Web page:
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Suppose $\int^{-1.5}_{-6}f(x)$dx = 1, $\int^{-4.5}_{-6}f(x)$dx =9, $\int^{-1.5}_{-3}f(x)$dx = 9. I solved $\int^{-3}_{-4.5}f(x)$dx = -13. However, how do I get $\int^{-4.5}_{-3}(1(f(x))-9)$dx? I know that whatever integral I got from -4.5 to -3 has to be negated. What rule(s) do I need to solve this equation?

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2 Answers

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You essentially have a system of equations.

  • $\int^{-1.5}_{-6}f(x)$dx = 1 reduces to F(-1.5) - F(-6) = 1, where F'(x) = f(x).
  • $\int^{-4.5}_{-6}f(x)$dx = 9 reduces to F(-4.5) - F(-6) = 9

You can use those two equations to deduce that F(-1.5) - F(-4.5) = -8

Keep at it can you can find what F(-4.5) - F(-3) is.

$\int^{-4.5}_{-3}(f(x)-9)$dx evaluates to F(-4.5) - F(-3) + 9(-4.5) - 9(-3).

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Rule#1: $\int_a^bf(x)dx + \int_b^cf(x)dx = \int_a^cf(x)dx$

(Just from Newton's definition as $F(b) - F(a) + F(c) - F(b) = F(c) - F(a)$)

You have:

  • F(-1.5) - F(-6) = 1
  • F(-4.5) - F(-6) = 9
  • F(-1.5) - F(-3) = 9

I have calculated, that for $\int_{-4.5}^{-3}$: $F(-3) - F(-4.5) = (F(-1.5) - F(-6)) - (F(-1.5) - F(-3)) - (F(-4.5) - F(-6)) = 1 - 9 - 9 = -17$

Rule#2(reversion of integration bounds makes changes the sign): $\int_a^bf(x)dx = -\int_b^af(x)dx$ $\int_{-3}^{-4.5} = -\int_{-4.5}^{-3} = 17$

Rule#3(integral is linear operator): $\int_a^b(pf(x) + qg(x))dx = p\int_a^bf(x)dx + q\int_a^bg(x)dx$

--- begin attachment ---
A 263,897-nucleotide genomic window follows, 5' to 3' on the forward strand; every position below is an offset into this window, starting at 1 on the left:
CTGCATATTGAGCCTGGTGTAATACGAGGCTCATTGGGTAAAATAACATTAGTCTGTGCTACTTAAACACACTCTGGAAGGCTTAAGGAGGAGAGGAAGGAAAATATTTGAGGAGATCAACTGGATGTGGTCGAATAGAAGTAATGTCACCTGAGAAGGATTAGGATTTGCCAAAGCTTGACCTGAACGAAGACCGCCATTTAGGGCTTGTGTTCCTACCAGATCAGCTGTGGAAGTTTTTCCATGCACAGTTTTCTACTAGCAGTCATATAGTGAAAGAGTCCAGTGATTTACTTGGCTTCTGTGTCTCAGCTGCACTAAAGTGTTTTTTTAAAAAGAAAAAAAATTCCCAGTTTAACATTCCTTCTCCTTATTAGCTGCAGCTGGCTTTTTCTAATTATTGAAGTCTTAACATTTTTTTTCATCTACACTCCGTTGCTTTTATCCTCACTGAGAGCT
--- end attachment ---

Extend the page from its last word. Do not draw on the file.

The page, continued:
You want to calculate: $\int_{-3}^{-4.5}(f(x)-9)dx$

$\int_{-3}^{-4.5}(f(x)-9)dx = \int_{-3}^{-4.5}f(x)dx - 9\int_{-3}^{-4.5}1dx$

$\int_{-3}^{-4.5}1dx = [x]_{-3}^{-4.5} = -4.5 - (-3) = -1.5$

$\int_{-3}^{-4.5}(f(x)-9)dx = 17 - 9 (-1.5) = 30.5$

(I hope a haven't made any mistake).

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The process is correct, but the integral from -4.5 to -3 is 13, not 17. –  cuabanana Apr 28 '13 at 0:01
    
Where did you get 13? –  V-X Apr 28 '13 at 8:17
    
I got it from the rule that when you reverse the limits of integration, you negate the original answer. BTW, the integral from -4.5 to -3 was given as -13. I negated because the problem reversed the limits of integration. –  cuabanana Apr 30 '13 at 0:54
    
number -13 doesn't correspond to the other known finite integrals. Please, check, if the question is correct. –  V-X Apr 30 '13 at 8:43
    
//except when there are delta "functions" at -3 or -4.5 and the whole question has no sense. –  V-X Apr 30 '13 at 8:44
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